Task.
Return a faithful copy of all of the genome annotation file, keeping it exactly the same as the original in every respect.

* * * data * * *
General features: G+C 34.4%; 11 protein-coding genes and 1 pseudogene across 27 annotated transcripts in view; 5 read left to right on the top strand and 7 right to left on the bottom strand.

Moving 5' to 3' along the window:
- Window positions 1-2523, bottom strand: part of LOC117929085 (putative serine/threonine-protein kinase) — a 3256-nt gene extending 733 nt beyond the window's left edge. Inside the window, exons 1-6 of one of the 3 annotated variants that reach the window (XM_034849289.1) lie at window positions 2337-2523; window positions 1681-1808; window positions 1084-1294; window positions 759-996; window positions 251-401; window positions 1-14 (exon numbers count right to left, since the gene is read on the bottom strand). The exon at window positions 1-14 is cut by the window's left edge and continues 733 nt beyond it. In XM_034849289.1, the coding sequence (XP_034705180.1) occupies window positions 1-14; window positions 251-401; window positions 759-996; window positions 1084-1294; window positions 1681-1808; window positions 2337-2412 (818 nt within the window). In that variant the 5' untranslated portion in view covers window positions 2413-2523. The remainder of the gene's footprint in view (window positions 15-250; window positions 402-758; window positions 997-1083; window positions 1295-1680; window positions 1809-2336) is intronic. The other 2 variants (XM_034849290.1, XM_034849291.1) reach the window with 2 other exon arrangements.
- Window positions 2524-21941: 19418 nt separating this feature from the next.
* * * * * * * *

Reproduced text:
General features: G+C 34.4%; 11 protein-coding genes and 1 pseudogene across 27 annotated transcripts in view; 5 read left to right on the top strand and 7 right to left on the bottom strand.

Moving 5' to 3' along the window:
- Window positions 1-2523, bottom strand: part of LOC117929085 (putative serine/threonine-protein kinase) — a 3256-nt gene extending 733 nt beyond the window's left edge. Inside the window, exons 1-6 of one of the 3 annotated variants that reach the window (XM_034849289.1) lie at window positions 2337-2523; window positions 1681-1808; window positions 1084-1294; window positions 759-996; window positions 251-401; window positions 1-14 (exon numbers count right to left, since the gene is read on the bottom strand). The exon at window positions 1-14 is cut by the window's left edge and continues 733 nt beyond it. In XM_034849289.1, the coding sequence (XP_034705180.1) occupies window positions 1-14; window positions 251-401; window positions 759-996; window positions 1084-1294; window positions 1681-1808; window positions 2337-2412 (818 nt within the window). In that variant the 5' untranslated portion in view covers window positions 2413-2523. The remainder of the gene's footprint in view (window positions 15-250; window positions 402-758; window positions 997-1083; window positions 1295-1680; window positions 1809-2336) is intronic. The other 2 variants (XM_034849290.1, XM_034849291.1) reach the window with 2 other exon arrangements.
- Window positions 2524-21941: 19418 nt separating this feature from the next.